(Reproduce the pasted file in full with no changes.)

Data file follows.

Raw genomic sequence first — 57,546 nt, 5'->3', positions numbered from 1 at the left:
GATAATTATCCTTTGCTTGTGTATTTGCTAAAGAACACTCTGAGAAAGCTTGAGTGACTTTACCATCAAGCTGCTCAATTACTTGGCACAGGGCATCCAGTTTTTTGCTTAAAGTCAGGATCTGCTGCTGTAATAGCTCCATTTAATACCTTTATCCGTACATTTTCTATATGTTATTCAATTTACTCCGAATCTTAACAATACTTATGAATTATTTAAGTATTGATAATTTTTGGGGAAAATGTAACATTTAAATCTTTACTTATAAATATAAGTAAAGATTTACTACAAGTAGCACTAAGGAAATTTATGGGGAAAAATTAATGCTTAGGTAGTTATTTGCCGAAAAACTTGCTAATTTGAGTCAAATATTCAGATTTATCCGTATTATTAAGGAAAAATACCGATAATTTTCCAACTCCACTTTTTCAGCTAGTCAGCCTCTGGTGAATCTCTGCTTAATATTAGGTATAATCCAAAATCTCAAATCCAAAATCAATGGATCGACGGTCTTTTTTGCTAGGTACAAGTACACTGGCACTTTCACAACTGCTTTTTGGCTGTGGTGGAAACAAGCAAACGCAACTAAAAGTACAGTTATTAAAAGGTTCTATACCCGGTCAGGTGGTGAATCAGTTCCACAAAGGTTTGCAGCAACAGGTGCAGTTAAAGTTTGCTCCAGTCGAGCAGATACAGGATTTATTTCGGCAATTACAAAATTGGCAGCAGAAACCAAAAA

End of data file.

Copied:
Raw genomic sequence first — 57,546 nt, 5'->3', positions numbered from 1 at the left:
GATAATTATCCTTTGCTTGTGTATTTGCTAAAGAACACTCTGAGAAAGCTTGAGTGACTTTACCATCAAGCTGCTCAATTACTTGGCACAGGGCATCCAGTTTTTTGCTTAAAGTCAGGATCTGCTGCTGTAATAGCTCCATTTAATACCTTTATCCGTACATTTTCTATATGTTATTCAATTTACTCCGAATCTTAACAATACTTATGAATTATTTAAGTATTGATAATTTTTGGGGAAAATGTAACATTTAAATCTTTACTTATAAATATAAGTAAAGATTTACTACAAGTAGCACTAAGGAAATTTATGGGGAAAAATTAATGCTTAGGTAGTTATTTGCCGAAAAACTTGCTAATTTGAGTCAAATATTCAGATTTATCCGTATTATTAAGGAAAAATACCGATAATTTTCCAACTCCACTTTTTCAGCTAGTCAGCCTCTGGTGAATCTCTGCTTAATATTAGGTATAATCCAAAATCTCAAATCCAAAATCAATGGATCGACGGTCTTTTTTGCTAGGTACAAGTACACTGGCACTTTCACAACTGCTTTTTGGCTGTGGTGGAAACAAGCAAACGCAACTAAAAGTACAGTTATTAAAAGGTTCTATACCCGGTCAGGTGGTGAATCAGTTCCACAAAGGTTTGCAGCAACAGGTGCAGTTAAAGTTTGCTCCAGTCGAGCAGATACAGGATTTATTTCGGCAATTACAAAATTGGCAGCAGAAACCAAAAA